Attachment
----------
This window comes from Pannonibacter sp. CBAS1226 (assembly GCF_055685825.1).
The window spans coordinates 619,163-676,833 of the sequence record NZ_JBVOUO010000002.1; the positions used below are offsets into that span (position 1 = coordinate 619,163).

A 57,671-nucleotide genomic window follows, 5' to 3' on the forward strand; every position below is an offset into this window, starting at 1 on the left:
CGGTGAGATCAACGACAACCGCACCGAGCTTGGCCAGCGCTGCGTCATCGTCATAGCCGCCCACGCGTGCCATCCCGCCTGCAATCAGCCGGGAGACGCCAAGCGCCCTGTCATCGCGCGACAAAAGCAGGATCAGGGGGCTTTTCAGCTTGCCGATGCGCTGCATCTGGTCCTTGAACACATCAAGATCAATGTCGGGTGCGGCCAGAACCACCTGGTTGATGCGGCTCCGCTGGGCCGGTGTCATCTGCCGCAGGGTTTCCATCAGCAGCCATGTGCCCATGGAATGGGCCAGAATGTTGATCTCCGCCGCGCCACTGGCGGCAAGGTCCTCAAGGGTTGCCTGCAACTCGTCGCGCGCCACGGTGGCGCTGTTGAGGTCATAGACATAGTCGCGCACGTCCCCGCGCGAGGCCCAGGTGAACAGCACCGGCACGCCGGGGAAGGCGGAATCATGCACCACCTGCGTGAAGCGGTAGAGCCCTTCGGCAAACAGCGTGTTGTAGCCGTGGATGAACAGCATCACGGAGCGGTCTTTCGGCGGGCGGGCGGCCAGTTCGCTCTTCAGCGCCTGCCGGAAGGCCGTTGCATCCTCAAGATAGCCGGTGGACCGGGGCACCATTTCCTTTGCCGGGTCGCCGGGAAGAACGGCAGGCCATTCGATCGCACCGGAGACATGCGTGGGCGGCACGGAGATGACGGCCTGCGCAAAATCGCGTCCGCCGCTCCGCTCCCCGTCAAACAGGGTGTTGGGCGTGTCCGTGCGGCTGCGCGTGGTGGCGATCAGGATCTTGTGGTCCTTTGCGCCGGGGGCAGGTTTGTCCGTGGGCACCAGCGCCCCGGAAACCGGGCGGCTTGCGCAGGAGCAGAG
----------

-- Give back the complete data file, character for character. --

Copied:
This window comes from Pannonibacter sp. CBAS1226 (assembly GCF_055685825.1).
The window spans coordinates 619,163-676,833 of the sequence record NZ_JBVOUO010000002.1; the positions used below are offsets into that span (position 1 = coordinate 619,163).

A 57,671-nucleotide genomic window follows, 5' to 3' on the forward strand; every position below is an offset into this window, starting at 1 on the left:
CGGTGAGATCAACGACAACCGCACCGAGCTTGGCCAGCGCTGCGTCATCGTCATAGCCGCCCACGCGTGCCATCCCGCCTGCAATCAGCCGGGAGACGCCAAGCGCCCTGTCATCGCGCGACAAAAGCAGGATCAGGGGGCTTTTCAGCTTGCCGATGCGCTGCATCTGGTCCTTGAACACATCAAGATCAATGTCGGGTGCGGCCAGAACCACCTGGTTGATGCGGCTCCGCTGGGCCGGTGTCATCTGCCGCAGGGTTTCCATCAGCAGCCATGTGCCCATGGAATGGGCCAGAATGTTGATCTCCGCCGCGCCACTGGCGGCAAGGTCCTCAAGGGTTGCCTGCAACTCGTCGCGCGCCACGGTGGCGCTGTTGAGGTCATAGACATAGTCGCGCACGTCCCCGCGCGAGGCCCAGGTGAACAGCACCGGCACGCCGGGGAAGGCGGAATCATGCACCACCTGCGTGAAGCGGTAGAGCCCTTCGGCAAACAGCGTGTTGTAGCCGTGGATGAACAGCATCACGGAGCGGTCTTTCGGCGGGCGGGCGGCCAGTTCGCTCTTCAGCGCCTGCCGGAAGGCCGTTGCATCCTCAAGATAGCCGGTGGACCGGGGCACCATTTCCTTTGCCGGGTCGCCGGGAAGAACGGCAGGCCATTCGATCGCACCGGAGACATGCGTGGGCGGCACGGAGATGACGGCCTGCGCAAAATCGCGTCCGCCGCTCCGCTCCCCGTCAAACAGGGTGTTGGGCGTGTCCGTGCGGCTGCGCGTGGTGGCGATCAGGATCTTGTGGTCCTTTGCGCCGGGGGCAGGTTTGTCCGTGGGCACCAGCGCCCCGGAAACCGGGCGGCTTGCGCAGGAGCAGAG